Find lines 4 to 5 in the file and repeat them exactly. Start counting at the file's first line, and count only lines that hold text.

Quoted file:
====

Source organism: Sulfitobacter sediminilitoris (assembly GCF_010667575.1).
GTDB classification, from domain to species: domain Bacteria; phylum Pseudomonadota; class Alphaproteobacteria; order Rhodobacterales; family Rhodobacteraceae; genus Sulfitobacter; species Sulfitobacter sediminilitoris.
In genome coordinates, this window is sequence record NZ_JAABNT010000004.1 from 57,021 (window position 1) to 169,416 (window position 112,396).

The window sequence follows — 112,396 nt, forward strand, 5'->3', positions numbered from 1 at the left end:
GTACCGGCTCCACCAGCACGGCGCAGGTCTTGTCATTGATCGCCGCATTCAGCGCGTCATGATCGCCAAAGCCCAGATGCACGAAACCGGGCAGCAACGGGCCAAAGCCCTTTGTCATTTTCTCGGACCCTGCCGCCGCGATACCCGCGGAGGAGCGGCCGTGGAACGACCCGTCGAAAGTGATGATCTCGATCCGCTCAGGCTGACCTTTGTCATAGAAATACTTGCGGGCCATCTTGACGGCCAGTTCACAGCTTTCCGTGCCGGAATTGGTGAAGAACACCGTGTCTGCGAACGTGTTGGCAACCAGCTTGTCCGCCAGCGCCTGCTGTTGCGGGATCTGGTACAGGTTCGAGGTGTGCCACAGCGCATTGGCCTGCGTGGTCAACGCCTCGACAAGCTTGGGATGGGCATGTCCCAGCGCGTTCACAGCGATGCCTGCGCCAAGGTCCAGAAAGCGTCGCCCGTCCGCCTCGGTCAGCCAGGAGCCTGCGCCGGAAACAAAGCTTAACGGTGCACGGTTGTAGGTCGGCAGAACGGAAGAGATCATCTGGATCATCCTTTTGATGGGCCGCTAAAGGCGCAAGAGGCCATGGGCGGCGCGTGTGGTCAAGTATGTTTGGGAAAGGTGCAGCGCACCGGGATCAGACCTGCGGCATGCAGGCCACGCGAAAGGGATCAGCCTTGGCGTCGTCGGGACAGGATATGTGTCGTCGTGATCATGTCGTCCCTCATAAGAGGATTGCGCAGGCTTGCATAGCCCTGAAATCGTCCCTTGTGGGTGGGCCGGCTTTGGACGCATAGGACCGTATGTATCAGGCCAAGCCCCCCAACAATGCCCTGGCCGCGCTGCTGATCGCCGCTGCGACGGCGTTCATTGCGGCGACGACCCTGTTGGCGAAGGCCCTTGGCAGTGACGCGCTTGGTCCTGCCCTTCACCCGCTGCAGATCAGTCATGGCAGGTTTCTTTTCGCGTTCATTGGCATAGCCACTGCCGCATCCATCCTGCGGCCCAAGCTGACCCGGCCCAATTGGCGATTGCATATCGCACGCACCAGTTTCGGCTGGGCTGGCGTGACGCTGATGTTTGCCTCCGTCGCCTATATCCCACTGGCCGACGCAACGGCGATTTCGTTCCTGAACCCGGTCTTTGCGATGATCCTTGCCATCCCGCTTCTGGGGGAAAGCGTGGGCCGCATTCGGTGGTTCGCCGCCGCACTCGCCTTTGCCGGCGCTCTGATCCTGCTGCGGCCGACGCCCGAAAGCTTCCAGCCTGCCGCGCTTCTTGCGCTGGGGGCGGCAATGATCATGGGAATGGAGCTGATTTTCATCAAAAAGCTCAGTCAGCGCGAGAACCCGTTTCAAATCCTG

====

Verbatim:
The window sequence follows — 112,396 nt, forward strand, 5'->3', positions numbered from 1 at the left end:
GTACCGGCTCCACCAGCACGGCGCAGGTCTTGTCATTGATCGCCGCATTCAGCGCGTCATGATCGCCAAAGCCCAGATGCACGAAACCGGGCAGCAACGGGCCAAAGCCCTTTGTCATTTTCTCGGACCCTGCCGCCGCGATACCCGCGGAGGAGCGGCCGTGGAACGACCCGTCGAAAGTGATGATCTCGATCCGCTCAGGCTGACCTTTGTCATAGAAATACTTGCGGGCCATCTTGACGGCCAGTTCACAGCTTTCCGTGCCGGAATTGGTGAAGAACACCGTGTCTGCGAACGTGTTGGCAACCAGCTTGTCCGCCAGCGCCTGCTGTTGCGGGATCTGGTACAGGTTCGAGGTGTGCCACAGCGCATTGGCCTGCGTGGTCAACGCCTCGACAAGCTTGGGATGGGCATGTCCCAGCGCGTTCACAGCGATGCCTGCGCCAAGGTCCAGAAAGCGTCGCCCGTCCGCCTCGGTCAGCCAGGAGCCTGCGCCGGAAACAAAGCTTAACGGTGCACGGTTGTAGGTCGGCAGAACGGAAGAGATCATCTGGATCATCCTTTTGATGGGCCGCTAAAGGCGCAAGAGGCCATGGGCGGCGCGTGTGGTCAAGTATGTTTGGGAAAGGTGCAGCGCACCGGGATCAGACCTGCGGCATGCAGGCCACGCGAAAGGGATCAGCCTTGGCGTCGTCGGGACAGGATATGTGTCGTCGTGATCATGTCGTCCCTCATAAGAGGATTGCGCAGGCTTGCATAGCCCTGAAATCGTCCCTTGTGGGTGGGCCGGCTTTGGACGCATAGGACCGTATGTATCAGGCCAAGCCCCCCAACAATGCCCTGGCCGCGCTGCTGATCGCCGCTGCGACGGCGTTCATTGCGGCGACGACCCTGTTGGCGAAGGCCCTTGGCAGTGACGCGCTTGGTCCTGCCCTTCACCCGCTGCAGATCAGTCATGGCAGGTTTCTTTTCGCGTTCATTGGCATAGCCACTGCCGCATCCATCCTGCGGCCCAAGCTGACCCGGCCCAATTGGCGATTGCATATCGCACGCACCAGTTTCGGCTGGGCTGGCGTGACGCTGATGTTTGCCTCCGTCGCCTATATCCCACTGGCCGACGCAACGGCGATTTCGTTCCTGAACCCGGTCTTTGCGATGATCCTTGCCATCCCGCTTCTGGGGGAAAGCGTGGGCCGCATTCGGTGGTTCGCCGCCGCACTCGCCTTTGCCGGCGCTCTGATCCTGCTGCGGCCGACGCCCGAAAGCTTCCAGCCTGCCGCGCTTCTTGCGCTGGGGGCGGCAATGATCATGGGAATGGAGCTGATTTTCATCAAAAAGCTCAGTCAGCGCGAGAACCCGTTTCAAATCCTG